Free trade between nations is always accompanied by a few problems. Theoretically free trad allows the trading partners to maximize what each nation does best. In Canada's case, for example, free trade with nations that produce tropical or subtropical crops makes good sense as Canada is at a distinct disadvantage when it comes to growing bananas. However, Canada leads the world in the efficiency of its grain farmers who could export their crops in return for warm weather crops.
The trade does not only have to be in the form of raw materials either. Nations that see themselves only as hewers of wood and drawers of water will find that they are trading cheap raw materials for expensive manufactured goods. In the long term this is a trading strategy that will ultimately backfire. Until the recent increase in oil prices Canada's most important exports were manufactured goods. Long term focusing on manufactured goods and technological innovations is a much better strategy than relying on the export of raw materials; especially as raw material exports tend to fluctuate with demand and tend to take care of themselves anyway.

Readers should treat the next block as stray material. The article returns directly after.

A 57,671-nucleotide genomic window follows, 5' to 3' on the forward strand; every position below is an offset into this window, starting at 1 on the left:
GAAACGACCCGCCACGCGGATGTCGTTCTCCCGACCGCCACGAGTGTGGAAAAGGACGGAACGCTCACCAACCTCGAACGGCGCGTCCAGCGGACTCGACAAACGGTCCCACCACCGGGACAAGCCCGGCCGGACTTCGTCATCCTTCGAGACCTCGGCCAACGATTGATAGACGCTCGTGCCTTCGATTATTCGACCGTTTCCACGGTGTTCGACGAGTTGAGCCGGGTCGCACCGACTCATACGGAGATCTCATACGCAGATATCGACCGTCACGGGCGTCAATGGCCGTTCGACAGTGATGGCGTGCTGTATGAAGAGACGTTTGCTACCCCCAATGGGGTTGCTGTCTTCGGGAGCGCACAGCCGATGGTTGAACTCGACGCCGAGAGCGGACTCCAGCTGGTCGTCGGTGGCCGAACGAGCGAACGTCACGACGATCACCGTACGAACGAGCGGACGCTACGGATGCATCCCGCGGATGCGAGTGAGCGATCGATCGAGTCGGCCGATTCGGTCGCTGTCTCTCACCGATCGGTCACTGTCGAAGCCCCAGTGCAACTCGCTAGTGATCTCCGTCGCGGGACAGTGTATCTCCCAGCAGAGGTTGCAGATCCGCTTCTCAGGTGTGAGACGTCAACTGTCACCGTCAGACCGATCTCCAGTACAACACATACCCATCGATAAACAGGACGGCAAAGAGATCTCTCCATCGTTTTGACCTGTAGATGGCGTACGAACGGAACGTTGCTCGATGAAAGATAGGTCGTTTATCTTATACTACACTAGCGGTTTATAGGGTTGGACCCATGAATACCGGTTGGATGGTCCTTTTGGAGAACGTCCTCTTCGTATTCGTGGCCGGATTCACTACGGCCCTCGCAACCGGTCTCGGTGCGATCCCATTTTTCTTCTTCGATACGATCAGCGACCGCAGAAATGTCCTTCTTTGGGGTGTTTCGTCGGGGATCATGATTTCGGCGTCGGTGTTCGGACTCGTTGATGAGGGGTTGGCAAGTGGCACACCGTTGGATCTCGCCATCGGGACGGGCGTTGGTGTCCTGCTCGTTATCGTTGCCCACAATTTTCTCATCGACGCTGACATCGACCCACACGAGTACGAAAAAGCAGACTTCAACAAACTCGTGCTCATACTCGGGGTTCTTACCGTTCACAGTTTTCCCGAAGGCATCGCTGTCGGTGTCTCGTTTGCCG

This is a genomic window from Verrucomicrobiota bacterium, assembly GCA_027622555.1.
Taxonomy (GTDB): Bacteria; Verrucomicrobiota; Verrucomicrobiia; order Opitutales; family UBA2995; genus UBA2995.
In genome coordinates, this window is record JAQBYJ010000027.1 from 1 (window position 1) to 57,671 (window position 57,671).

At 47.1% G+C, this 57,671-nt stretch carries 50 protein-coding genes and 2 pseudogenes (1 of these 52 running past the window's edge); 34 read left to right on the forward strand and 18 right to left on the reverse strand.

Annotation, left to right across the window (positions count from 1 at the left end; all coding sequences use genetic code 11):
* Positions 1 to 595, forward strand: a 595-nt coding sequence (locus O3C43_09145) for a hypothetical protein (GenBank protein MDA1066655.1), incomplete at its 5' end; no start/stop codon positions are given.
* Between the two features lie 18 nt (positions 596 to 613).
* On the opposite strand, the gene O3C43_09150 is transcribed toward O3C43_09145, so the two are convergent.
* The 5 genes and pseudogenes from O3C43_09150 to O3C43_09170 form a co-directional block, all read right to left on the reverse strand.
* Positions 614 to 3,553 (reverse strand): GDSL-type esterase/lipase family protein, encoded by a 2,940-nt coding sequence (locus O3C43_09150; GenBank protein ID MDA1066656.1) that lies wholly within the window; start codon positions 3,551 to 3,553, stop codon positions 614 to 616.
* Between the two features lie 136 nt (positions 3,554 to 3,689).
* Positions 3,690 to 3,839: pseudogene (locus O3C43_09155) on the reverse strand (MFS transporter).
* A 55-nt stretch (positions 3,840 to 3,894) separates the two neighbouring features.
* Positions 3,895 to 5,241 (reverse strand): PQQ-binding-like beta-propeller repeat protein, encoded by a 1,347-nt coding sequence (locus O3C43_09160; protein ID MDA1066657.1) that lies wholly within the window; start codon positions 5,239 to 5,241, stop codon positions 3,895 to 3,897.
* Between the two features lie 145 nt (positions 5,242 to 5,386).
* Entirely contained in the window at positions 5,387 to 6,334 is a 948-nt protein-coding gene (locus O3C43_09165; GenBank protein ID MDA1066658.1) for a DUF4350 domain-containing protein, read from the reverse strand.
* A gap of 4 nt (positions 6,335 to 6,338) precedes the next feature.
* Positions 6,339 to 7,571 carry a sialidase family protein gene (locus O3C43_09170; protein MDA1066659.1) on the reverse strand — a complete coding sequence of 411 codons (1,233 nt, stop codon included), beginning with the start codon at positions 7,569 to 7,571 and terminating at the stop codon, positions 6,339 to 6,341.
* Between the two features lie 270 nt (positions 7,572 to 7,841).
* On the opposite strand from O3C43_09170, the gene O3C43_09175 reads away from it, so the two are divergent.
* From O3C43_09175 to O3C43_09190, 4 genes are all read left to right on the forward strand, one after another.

Canada's greatest mistake in terms of trade has been the policy that has encouraged foreign multinationals to develop Canada's most important resources. This has led to a situation in which there are very few large Canadian companies engaged in extractive industries and has resulted in huge amounts of money being transferred out of the country in the form of profits to foreign shareholders.
It is interesting to note that in the free trade agreement negotiated with the Americans in the 1980s, the Americans were very careful to make sure that they had unimpeded access to Canada's raw materials. This has not worked out all that well so far as Canada is concerned, resulting in a level of foreign ownership that few other modern nations would tolerate.